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Bocage v. M-I, L.L.C.

United States District Court, E.D. Louisiana

September 11, 2019

JEREMY BOCAGE, INDIVIDUALLY AND ON BEHALF OF ALL OTHERS SIMILARLY SITUATED
v.
M-I, L.L.C. D/B/A M-I SWACO

         SECTION: T

          ORDER

          GREG GERARD GUIDRYI UNITED STATES DISTRICT JUDGE.

         Before the Court is a Motion for Summary Judgment as to the Highly Compensated Employee Exemption[1] and reply memorandum[2] filed by the defendant, M-I, L.L.C. d/b/a MI Swaco (“M-I”). M-I seeks dismissal of the claims asserted by Jeremy Bocage, Robert Armstrong, Mike Aucoin, Ernest Badeaux, Jr., Brian Carbo, Maxcillian Danos, III, Kenneth Kidder, Terry Leeper, Sr., Ricky Livingston, Harry Mankel, Bradley McKay, Martin Ranstead, James Smith, Jr., Steven Sonnier, and Larry Williamson (“Plaintiffs”). The motion is opposed.[3] For the following reasons, the motion for summary judgment is DENIED.

         FACTUAL AND PROCEDURAL BACKGROUND

         This matter involves Plaintiffs claims against their former employer for alleged violations of the overtime provisions in the Fair Labor Standards Act (“FLSA”). Plaintiffs were employed by M-I as drilling fluid specialists. Plaintiffs claim that they regularly worked more than 40 hours per week and that M-I improperly classified them as “exempt” from the FLSA's overtime requirements. As a result, Plaintiffs did not receive overtime pay of time and a half as required by the FLSA. Plaintiffs seek to recover unpaid overtime wages under the FLSA.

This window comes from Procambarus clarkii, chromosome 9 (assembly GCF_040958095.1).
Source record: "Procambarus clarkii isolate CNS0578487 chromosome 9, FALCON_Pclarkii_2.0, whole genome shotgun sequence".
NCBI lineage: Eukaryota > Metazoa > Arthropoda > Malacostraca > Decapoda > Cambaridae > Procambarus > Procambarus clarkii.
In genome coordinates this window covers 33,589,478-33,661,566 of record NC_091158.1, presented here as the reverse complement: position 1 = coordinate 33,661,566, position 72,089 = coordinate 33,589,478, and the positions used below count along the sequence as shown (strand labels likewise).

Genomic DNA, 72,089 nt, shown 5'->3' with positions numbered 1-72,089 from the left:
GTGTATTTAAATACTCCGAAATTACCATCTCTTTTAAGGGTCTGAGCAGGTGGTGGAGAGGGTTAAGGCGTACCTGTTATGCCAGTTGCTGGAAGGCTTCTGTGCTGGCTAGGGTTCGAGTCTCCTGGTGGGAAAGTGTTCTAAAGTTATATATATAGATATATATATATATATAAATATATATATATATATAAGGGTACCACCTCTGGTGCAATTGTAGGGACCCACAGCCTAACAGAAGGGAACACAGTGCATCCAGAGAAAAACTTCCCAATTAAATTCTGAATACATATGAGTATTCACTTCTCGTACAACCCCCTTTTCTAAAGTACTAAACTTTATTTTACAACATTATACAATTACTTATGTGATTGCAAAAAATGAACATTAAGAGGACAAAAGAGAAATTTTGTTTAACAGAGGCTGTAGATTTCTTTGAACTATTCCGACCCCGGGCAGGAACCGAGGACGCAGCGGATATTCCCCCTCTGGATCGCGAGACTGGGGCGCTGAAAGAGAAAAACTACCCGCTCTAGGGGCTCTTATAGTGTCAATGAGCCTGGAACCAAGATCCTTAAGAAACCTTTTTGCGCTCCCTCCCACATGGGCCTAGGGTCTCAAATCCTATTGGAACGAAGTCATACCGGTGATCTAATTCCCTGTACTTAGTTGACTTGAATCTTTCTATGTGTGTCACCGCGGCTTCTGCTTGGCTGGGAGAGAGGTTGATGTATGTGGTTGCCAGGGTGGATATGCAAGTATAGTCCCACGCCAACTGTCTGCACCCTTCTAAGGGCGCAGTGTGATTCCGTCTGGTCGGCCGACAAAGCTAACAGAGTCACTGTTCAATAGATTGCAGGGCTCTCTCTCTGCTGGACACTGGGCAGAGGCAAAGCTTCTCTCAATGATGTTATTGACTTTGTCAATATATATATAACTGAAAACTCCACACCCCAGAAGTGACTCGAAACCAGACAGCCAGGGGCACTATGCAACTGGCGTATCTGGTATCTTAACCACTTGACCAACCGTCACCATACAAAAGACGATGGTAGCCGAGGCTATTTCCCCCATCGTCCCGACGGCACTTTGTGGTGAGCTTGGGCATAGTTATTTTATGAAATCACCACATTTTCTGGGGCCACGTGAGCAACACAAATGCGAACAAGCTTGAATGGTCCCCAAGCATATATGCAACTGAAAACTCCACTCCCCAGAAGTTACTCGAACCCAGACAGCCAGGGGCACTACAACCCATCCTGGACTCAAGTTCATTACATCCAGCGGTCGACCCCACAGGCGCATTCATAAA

M-I is an oilfield service company that specializes in producing drilling fluid systems designed to improve the performance of oil and gas well drilling operations. M-I's customers include major oil and gas companies. M-I employees project engineers who are responsible for designing the plan for each customer's drilling fluid system before drilling operations begin. M-I also employees drilling fluid specialists, like Plaintiffs, who work at M-I customer locations to manage the drilling fluid system and ensure that the properties of drilling fluid are within the specifications designated by the project engineer.

         Drilling fluid specialists are responsible for testing the drilling fluid, also called “mud, ” to determine its properties and develop treatment plans to ensure the drilling fluid remains at optimal specifications. After testing the drilling fluid, the drilling fluid specialists submit a report to the project engineer, drilling supervisor, and other personnel involved in the drilling operation. Drilling fluid specialists have some discretion to make decisions regarding routine treatments, but also rely upon standard operating procedures established by M-I. If an issue cannot be addressed by the standard procedures, the drilling fluid specialists are required to contact the project engineer for instructions.

         Plaintiff Jeremy Bocage (“Bocage”) initiated this lawsuit by filing a complaint on June 24, 2017.[4] Robert Armstrong, Mike Aucoin, Ernest Badeaux, Jr., Brian Carbo, Maxcillian Danos, III, Kenneth Kidder, Terry Leeper, Sr., Ricky Livingston, Harry Mankel, Bradley McKay, Martin Ranstead, James Smith, Jr., Steven Sonnier, Larry Williamson, and David Buford were joined as plaintiffs on March 7, 2018 after the Court granted Bocage's motion for leave to file an amended complaint.[5]

         LAW AND ANALYSIS